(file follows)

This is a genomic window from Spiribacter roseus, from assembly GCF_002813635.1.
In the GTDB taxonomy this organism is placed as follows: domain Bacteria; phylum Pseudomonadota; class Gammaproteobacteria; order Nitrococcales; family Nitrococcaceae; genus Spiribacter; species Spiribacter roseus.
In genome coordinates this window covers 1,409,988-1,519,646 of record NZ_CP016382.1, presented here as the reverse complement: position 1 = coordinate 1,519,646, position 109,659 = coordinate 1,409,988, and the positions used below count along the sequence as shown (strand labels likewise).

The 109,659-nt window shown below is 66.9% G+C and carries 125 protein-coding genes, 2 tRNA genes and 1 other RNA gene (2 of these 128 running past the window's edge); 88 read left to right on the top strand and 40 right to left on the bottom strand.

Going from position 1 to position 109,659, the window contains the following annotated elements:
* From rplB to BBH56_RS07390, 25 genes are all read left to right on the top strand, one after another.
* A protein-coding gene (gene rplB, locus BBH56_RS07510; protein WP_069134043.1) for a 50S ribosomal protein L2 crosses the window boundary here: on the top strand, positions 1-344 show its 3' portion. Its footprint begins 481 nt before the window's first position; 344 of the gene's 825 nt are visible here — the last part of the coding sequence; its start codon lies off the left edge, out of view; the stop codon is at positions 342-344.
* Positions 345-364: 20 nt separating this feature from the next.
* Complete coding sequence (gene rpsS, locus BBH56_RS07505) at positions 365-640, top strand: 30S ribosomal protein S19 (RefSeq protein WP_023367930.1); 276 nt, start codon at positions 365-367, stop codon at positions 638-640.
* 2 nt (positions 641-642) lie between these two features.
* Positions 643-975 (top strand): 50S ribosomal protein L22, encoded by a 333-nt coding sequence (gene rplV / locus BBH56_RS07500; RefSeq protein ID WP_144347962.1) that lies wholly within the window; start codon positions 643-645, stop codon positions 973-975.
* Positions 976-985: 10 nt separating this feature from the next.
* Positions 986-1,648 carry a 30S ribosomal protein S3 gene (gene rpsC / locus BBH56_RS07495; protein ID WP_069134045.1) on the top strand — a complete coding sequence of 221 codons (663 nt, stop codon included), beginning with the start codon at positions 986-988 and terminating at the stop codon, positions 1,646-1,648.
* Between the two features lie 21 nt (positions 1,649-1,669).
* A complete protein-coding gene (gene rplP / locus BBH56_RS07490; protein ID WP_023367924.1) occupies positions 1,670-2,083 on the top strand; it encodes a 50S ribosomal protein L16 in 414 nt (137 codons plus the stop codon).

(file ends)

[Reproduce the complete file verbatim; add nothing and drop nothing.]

This is a genomic window from Spiribacter roseus, from assembly GCF_002813635.1.
In the GTDB taxonomy this organism is placed as follows: domain Bacteria; phylum Pseudomonadota; class Gammaproteobacteria; order Nitrococcales; family Nitrococcaceae; genus Spiribacter; species Spiribacter roseus.
In genome coordinates this window covers 1,409,988-1,519,646 of record NZ_CP016382.1, presented here as the reverse complement: position 1 = coordinate 1,519,646, position 109,659 = coordinate 1,409,988, and the positions used below count along the sequence as shown (strand labels likewise).

The 109,659-nt window shown below is 66.9% G+C and carries 125 protein-coding genes, 2 tRNA genes and 1 other RNA gene (2 of these 128 running past the window's edge); 88 read left to right on the top strand and 40 right to left on the bottom strand.

Going from position 1 to position 109,659, the window contains the following annotated elements:
* From rplB to BBH56_RS07390, 25 genes are all read left to right on the top strand, one after another.
* A protein-coding gene (gene rplB, locus BBH56_RS07510; protein WP_069134043.1) for a 50S ribosomal protein L2 crosses the window boundary here: on the top strand, positions 1-344 show its 3' portion. Its footprint begins 481 nt before the window's first position; 344 of the gene's 825 nt are visible here — the last part of the coding sequence; its start codon lies off the left edge, out of view; the stop codon is at positions 342-344.
* Positions 345-364: 20 nt separating this feature from the next.
* Complete coding sequence (gene rpsS, locus BBH56_RS07505) at positions 365-640, top strand: 30S ribosomal protein S19 (RefSeq protein WP_023367930.1); 276 nt, start codon at positions 365-367, stop codon at positions 638-640.
* 2 nt (positions 641-642) lie between these two features.
* Positions 643-975 (top strand): 50S ribosomal protein L22, encoded by a 333-nt coding sequence (gene rplV / locus BBH56_RS07500; RefSeq protein ID WP_144347962.1) that lies wholly within the window; start codon positions 643-645, stop codon positions 973-975.
* Positions 976-985: 10 nt separating this feature from the next.
* Positions 986-1,648 carry a 30S ribosomal protein S3 gene (gene rpsC / locus BBH56_RS07495; protein ID WP_069134045.1) on the top strand — a complete coding sequence of 221 codons (663 nt, stop codon included), beginning with the start codon at positions 986-988 and terminating at the stop codon, positions 1,646-1,648.
* Between the two features lie 21 nt (positions 1,649-1,669).
* A complete protein-coding gene (gene rplP / locus BBH56_RS07490; protein ID WP_023367924.1) occupies positions 1,670-2,083 on the top strand; it encodes a 50S ribosomal protein L16 in 414 nt (137 codons plus the stop codon).